• Alex Pryce says:

      Hi Carl.

      Sorry you feel I’m contributing to the problem! That wasn’t my intention at all. My intention was simply to highlight the common conception – I do feel that her mental health issues have been allowed to define her more so than her poetry and this article aims to highlight the greatness of her poetry.

      Look forward to reading your book.

      Alex

    • Just wanted to chip in with my two cents! I think you are being a ltte unfair to our blogger Carl. Alex’s words were:

      “Yet, what has come to define Sylvia Plath in the public imagination, what prompted the 2003 film and countless studies of her poetry and fiction, was her life long struggle with depression and eventual suicide in 1963.”

      And I think this is very true – what has come to define Plath to the public are the more gossipy facts of her life. For example, I’m teaching Plath to two first year undergrad classes. Every single one of them had heard of S.P.’s biography, about 60% of them knew ‘Daddy’ and ‘Lady Lazarus’ and the rest were just under the impression she was a “mad poet”. We all know better, of course!! But S.P.’s life story unfortunately does take precedence over her work. The “Sylvia” film is another example of case in point – that film could have been about anyone! Even if the Hughes Estate had allowed use of Plath’s poems in the film, it would have made little difference.

      Biography is a huge problem for S.P. scholars. And while I do agree very strongly with your assertion that “the problem is not biography, but how her biography is presented in relation to her poetry”, and I also very much look forward to reading your upcoming Plath biography, the misdeeds of the past in terms of biographies will not be easy to erase. Anne Stevenson and David Holbrook (among many others) aren’t going away anywhere! And their shoddy work does skew interpretation.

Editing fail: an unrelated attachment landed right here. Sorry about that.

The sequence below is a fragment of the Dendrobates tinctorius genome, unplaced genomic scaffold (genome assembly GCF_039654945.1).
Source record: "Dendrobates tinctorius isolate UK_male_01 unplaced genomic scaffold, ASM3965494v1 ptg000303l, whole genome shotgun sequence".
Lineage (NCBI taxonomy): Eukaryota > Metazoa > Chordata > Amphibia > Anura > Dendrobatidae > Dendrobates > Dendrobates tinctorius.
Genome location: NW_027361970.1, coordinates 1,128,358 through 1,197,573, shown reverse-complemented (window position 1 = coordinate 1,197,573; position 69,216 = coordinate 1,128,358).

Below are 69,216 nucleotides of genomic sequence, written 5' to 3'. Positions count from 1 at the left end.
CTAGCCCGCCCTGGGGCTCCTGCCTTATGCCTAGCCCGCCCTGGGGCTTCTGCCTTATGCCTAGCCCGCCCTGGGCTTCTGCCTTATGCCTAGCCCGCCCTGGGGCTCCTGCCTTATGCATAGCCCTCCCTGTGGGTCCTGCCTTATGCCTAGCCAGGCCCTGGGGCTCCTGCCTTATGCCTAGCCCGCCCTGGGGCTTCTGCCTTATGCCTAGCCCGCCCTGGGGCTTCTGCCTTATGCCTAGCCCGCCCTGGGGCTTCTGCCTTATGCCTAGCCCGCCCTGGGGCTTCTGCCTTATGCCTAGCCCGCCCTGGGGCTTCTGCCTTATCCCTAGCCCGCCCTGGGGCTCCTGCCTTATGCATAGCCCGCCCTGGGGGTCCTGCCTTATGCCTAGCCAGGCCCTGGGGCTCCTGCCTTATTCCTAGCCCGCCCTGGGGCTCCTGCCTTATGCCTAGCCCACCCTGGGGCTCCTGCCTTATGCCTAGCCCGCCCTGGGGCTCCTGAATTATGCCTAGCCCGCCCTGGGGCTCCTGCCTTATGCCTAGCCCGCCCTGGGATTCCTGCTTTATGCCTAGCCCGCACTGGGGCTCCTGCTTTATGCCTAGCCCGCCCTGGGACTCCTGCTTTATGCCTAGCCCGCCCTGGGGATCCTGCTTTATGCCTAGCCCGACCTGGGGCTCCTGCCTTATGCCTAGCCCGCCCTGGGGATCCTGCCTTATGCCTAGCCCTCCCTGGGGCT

I think what Alex is suggesting here is very helpful – especially for new S.P. readers.

  2. Alex Pryce says:

    The Plath Diaries has been kind enough to continue this discussion over at her own blog. Read it here: http://theplathdiaries.blogspot.com/2012/02/how-do-we-read-sylvia-plath.html

  3. I checked out the Plath diaries, where it is said my biography will be just another version of Plath. I agree. The answer to one biography is always another biography. I’m sure that certain readers will be dissatisfied with my book. For one thing, given the problems with the estate, there is no way I can do justice to the poetry. But that is why I took a different approach: looking very carefully at Plath as a cultural figure and as someone unique in her generation–closer in some ways to Marilyn Monroe, for example, than to Susan Sontag (two of my previous subjects). The other justification for my book is that I have new material about her Smith years and about the last six weeks of her life. For me, biography is the story of a life and Plath is interesting for her own sake, not only because she was a great writer.